Granola Christmas Traditions
I have a great book on incorporating traditions into your family holiday activities. The problem is that it is sitting by the Christmas tree unopened. I would imagine that it will remain that way indefinitely.
Though new ideas remain hidden, we do have a few traditions that occur each year.
As a general rule, I wait until the last bite of pumpkin pie has been eaten to blast some Gene Autry Christmas music. My sister
dearly loves gets highly annoyed by this tradition which makes it all the more delightful to pursue. (Gotta love me, Sis!) However, due to feeling slightly melancholy this year, Christmas music has been playing in our household for 2 weeks.
We decorate our Christmas tree the day after Thanksgiving (or the next day that we are actually home from celebrating with family). Holiday music wafts through the air along with homemade hot chocolate. The Hottie Hubby makes the annual trek up the ladder to the attic, which is recounted blow-by-blow by Mr. Smackdown each year. He is so curious about this dark and unknown place that his daddy disappears into and emerges with a large tree. It is a little bit of Christmas magic.
This year the Hottie Hubby turned tree time into Tot School. I loved it! Can you guess what he did by the picture?
Two ornaments are required to hang from our tree. The first is a large nail. My dear friend, Christina, gave this nail to us our first year of marriage. Newly married herself, she had already realized the importance of establishing family traditions early on. The nail reminds us of the tree that was used at the death of our Savior. It is important to celebrate the birth of our Savior, but it is through his life and subsequent death on the cross that we have eternal Life with Him. This nail reminds us to keep Jesus the focus of the season.
We also allow a rather novel ornament on our tree called the pickle. This ugly but fragile ornament hides for the month of December. But on Christmas Day it is the object of much attention. Whoever finds the pickle receives an extra gift!
The rest of the ornaments are ones that my MIL gave the Hottie Hubby each year that he lived under her roof. My mom also jumped in on the tradition, and I have my own set of ornaments specific to my personality. We no longer receive ornaments but the tradition has been passed on to the boys who are given ornaments from their Mama and Nana. It won’t take long before the tree is entirely the boys’ ornaments. (Is there another word for ornament?) By the way, check out my bloggy friend’s tree over at P.S. Love. Love. — I have a bit of tree envy.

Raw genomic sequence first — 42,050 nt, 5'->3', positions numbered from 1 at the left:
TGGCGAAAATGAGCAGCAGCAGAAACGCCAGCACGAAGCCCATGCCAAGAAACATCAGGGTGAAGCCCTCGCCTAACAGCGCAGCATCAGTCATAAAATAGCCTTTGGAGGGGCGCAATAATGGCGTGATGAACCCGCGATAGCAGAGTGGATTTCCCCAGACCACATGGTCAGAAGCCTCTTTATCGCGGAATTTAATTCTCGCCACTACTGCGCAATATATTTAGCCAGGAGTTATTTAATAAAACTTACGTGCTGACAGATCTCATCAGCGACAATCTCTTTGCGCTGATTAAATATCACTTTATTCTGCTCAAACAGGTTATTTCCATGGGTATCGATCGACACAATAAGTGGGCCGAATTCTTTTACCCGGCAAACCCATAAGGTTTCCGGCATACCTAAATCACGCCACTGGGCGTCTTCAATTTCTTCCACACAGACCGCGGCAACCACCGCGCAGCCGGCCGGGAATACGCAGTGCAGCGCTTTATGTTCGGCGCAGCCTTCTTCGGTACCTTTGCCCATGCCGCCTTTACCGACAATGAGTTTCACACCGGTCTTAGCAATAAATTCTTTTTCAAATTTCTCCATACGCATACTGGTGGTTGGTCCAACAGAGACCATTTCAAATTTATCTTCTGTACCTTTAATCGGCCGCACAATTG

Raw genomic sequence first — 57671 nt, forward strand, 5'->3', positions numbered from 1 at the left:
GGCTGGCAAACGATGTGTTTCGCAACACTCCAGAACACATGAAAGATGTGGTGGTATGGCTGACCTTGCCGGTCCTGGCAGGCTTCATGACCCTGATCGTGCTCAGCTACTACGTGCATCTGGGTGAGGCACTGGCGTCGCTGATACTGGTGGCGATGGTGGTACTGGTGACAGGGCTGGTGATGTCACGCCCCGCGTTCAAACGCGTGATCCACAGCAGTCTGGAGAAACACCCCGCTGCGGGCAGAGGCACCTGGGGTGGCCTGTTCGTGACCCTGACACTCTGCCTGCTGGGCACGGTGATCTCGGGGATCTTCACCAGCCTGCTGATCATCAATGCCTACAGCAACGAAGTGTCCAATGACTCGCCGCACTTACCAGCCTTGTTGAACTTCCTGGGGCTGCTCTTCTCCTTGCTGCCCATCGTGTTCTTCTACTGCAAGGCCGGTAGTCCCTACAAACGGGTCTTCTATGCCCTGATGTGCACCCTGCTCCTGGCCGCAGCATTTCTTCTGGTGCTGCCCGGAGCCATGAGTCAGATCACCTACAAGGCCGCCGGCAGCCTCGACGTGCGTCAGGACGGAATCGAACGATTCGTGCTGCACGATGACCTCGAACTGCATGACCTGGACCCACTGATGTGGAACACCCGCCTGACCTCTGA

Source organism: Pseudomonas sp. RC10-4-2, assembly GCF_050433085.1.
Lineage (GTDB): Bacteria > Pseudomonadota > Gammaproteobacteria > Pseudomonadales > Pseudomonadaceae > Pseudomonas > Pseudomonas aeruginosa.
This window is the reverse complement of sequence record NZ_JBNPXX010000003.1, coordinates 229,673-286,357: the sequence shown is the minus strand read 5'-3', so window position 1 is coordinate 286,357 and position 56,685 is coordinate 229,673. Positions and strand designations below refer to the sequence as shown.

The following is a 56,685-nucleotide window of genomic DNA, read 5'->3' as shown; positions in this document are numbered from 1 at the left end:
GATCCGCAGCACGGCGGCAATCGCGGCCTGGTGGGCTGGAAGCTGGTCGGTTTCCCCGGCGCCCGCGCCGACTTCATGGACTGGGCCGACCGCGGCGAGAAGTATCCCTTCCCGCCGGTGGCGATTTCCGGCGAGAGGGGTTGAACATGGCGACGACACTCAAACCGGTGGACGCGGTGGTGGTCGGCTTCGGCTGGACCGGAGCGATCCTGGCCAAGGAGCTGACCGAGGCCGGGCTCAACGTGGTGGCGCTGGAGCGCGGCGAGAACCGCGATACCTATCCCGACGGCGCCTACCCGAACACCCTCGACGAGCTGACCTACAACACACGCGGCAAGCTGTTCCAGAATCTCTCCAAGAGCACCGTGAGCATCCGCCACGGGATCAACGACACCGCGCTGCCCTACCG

The Granola boys also have a tree in their room, that if they stay quiet for bedtime the tree is allowed to be their night light throughout their sleep cycle! This has only happened a handful of times, though. This tree is small and filled with miniature ornaments from the TV special, Rudolph.
Regarding gifts, the boys are given three gifts from the Hottie and I, to symbolize the three gifts the Wise Men gave to Jesus.
The Hottie and I often claim that we don’t exchange gifts in order to keep Jesus the focal point of our celebrating, but this is a bit of a stretch. Each year we have a special Christmas date. We typically go out to dinner, see a movie, and visit Target. We stroll hand-in-hand around the store pointing out little trinkets that we would like to have. After setting a small budget, we separate for 15 minutes and sneak around the store, purposefully avoiding each other while we pick out items small enough to fit in our stockings.
We return home and sit back to back while we wrap our “surprise” gifts, stuff the stockings, and then take turns opening them. Yes, I know . . . we practice a bit of instant gratification. But it sure has been fun over the years!
We have a wood nativity set that is played with, run over by modern day Matchbox cars, and trampled by construction vehicles. Jesus remains hidden until Christmas Day. You can’t have him born in November! For an additional twist, when the manger is set up, Mary and Joseph are not with it . . . they are walking and move closer to the manger each morning!
The culminating event for our family, though, is the baking of Jesus’ birthday cake. We make an extra special cake, sing Happy Birthday to Jesus on Christmas morning and . . . get this . . . we eat the cake for breakfast!
What are some fun things that you do to make your Christmas season more meaningful?